We're having our covenant partner conference in Americus starting Friday, and I've found out that more than a dozen folks from Louisiana will be there. They include familiar faces like Charlie Park, who leads the Webster Parish Fuller Center that hosted the Legacy Build in Minden in October; Tamara Danel of Ginger Ford Northshore; and Lee Jeter, who leads the Northwest Louisiana Fuller Center in the Allendale community of Shreveport, one of our most amazing success stories. And, today, we announced that we've got a new covenant partner in New Iberia, La. I'm sure they'll add to the amazing track record of successes among our Louisiana covenant partners.

By Chris Johnson
Director of communications

Unlike so many folks I've met since I joined The Fuller Center for Housing, I didn't have a friendship, relationship or professional association with our founder, Millard Fuller, who would have turned 77 years old today.

I met him a couple of times during the mid-1990s when I worked at the Americus Times-Recorder newspaper. The only conversation I recall having was during a golf tournament in 1994 at the local Brickyard Golf Club, which hosted a Futures Tour event that benefited Habitat for Humanity when Fuller was at the helm of the organization.

Of course, he put his arm around me and talked to me as if it were the 200th conversation we'd had and we'd known each other since 1935. I'd like to think that I'm just that engaging of a human being, but apparently it was the other way around. Millard had the unique ability to not only change the lives of thousands of people but also to make each and every person he talked to, no matter which rung they occupied on the ladder of life, feel like the most important person in the room.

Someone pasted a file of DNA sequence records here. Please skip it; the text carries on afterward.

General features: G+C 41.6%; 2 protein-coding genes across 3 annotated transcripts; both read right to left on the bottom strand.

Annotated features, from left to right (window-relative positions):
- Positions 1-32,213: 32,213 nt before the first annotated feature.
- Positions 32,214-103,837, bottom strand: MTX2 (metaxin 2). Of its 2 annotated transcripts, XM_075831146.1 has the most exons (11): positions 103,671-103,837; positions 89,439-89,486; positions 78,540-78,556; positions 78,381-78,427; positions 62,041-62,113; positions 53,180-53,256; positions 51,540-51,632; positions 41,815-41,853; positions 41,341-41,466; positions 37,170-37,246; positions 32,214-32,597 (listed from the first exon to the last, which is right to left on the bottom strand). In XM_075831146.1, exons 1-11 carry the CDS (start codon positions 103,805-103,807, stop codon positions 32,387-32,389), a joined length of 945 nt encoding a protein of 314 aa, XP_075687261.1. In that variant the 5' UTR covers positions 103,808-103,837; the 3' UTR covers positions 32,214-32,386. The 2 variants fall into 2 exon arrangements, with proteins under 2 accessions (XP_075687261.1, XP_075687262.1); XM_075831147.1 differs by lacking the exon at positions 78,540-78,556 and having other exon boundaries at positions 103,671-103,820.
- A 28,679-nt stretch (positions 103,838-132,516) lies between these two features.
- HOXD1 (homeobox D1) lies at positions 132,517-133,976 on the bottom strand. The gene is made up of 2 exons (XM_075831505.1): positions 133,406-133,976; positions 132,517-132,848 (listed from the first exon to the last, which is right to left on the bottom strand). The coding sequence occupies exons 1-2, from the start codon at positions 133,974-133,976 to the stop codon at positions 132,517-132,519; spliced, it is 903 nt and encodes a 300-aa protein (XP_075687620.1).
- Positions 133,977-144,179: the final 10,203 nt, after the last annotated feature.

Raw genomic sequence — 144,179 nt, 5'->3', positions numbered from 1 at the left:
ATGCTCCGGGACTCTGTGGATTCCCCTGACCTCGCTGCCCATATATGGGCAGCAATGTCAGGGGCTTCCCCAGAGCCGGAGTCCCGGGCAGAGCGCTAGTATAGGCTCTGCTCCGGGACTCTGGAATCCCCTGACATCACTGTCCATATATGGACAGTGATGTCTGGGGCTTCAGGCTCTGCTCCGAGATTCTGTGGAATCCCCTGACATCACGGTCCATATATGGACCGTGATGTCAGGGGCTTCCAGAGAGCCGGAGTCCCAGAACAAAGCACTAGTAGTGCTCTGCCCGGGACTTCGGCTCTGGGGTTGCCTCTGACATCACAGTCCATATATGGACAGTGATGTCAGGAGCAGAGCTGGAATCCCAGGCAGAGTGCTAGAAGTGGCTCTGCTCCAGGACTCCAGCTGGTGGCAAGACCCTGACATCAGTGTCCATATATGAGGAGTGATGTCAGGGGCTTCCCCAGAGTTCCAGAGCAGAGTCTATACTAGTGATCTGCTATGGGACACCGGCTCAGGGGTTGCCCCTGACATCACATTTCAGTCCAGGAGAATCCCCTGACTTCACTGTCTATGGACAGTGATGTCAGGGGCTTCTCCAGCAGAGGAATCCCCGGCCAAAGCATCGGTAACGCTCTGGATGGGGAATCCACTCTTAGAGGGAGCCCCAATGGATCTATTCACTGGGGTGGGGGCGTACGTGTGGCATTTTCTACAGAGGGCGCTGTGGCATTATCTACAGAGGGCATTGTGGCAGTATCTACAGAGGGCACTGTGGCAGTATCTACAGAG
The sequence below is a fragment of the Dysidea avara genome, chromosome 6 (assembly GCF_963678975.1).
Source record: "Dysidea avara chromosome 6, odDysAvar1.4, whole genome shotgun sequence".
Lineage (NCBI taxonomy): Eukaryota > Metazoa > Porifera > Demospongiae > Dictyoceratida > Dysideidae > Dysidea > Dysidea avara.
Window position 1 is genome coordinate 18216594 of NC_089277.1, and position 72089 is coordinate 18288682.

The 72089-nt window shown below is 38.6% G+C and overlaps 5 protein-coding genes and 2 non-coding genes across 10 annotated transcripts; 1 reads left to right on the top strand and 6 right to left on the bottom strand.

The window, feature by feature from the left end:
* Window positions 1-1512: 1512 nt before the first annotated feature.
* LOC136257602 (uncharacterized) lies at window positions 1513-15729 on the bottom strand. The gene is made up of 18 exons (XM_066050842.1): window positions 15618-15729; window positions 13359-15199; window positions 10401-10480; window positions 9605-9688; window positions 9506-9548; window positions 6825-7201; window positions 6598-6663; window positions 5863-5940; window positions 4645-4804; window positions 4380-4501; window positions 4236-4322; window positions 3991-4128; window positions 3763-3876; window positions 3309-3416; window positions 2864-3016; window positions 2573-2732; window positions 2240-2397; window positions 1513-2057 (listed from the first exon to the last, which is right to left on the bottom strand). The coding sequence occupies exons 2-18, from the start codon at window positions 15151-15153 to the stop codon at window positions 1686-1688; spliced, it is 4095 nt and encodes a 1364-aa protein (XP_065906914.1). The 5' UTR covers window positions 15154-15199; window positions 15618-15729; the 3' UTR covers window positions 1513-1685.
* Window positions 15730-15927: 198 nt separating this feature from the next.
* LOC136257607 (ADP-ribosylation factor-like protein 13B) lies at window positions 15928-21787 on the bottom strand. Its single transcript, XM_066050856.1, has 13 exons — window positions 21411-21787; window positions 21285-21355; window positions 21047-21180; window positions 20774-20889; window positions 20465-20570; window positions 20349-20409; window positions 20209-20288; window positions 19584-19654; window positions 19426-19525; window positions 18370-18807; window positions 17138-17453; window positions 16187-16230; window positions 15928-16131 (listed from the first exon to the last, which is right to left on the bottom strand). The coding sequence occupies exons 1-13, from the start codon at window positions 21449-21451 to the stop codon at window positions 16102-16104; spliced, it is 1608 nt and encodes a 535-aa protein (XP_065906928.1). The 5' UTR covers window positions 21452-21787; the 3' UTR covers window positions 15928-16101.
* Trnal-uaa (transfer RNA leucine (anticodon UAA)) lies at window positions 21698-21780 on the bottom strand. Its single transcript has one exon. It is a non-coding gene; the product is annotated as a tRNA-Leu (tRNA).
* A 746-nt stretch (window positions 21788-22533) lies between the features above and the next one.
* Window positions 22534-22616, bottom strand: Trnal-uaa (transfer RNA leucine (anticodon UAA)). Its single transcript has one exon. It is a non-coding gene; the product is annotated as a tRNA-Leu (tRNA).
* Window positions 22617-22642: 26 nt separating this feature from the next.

The next year, I was lucky enough the next year to have a conversation with another man who changed a lot of lives, former President Jimmy Carter. We met while playing softball at Plains Days or some event like that in his hometown. It was there I learned how the Secret Service serves as umpires when the president plays softball and, therefore, he NEVER strikes out no matter how many times he swings and misses.

Millard and I talked golf. President Carter and I talked baseball, Braves baseball to be exact. Neither man acted as if he were anything other than just another guy on the street. And neither acted as if I were anywhere below them on the ladder of life … even though I most definitely was.

By Chris Johnson
Director of communications

It was a bittersweet day here at the headquarters of The Fuller Center for Housing. It was communications specialist Leah Gernetzke's last day. Leah will be working as a volunteer with Jubilee Partners, which sprung from Koinonia Farm much like The Fuller Center did.

Jubilee is run by Don Mosley, who has a passion for peace and for helping people, especially those who have come to the United States from other countries seeking a better life for their families.

Leah will be remembered for many things around here. For being the coldest person to ever set foot in Louisiana … even though she's from Wisconsin, something she was reminded of about 27 times during the 2011 Legacy Build as she shivered underneath her hood and scarf while holding coffee with her gloves. For a flat tire that made her late for her own birthday party at the office … leading many young men to nearly injure themselves rushing to her aid. But, mainly, for being so quietly effective at doing so many different things.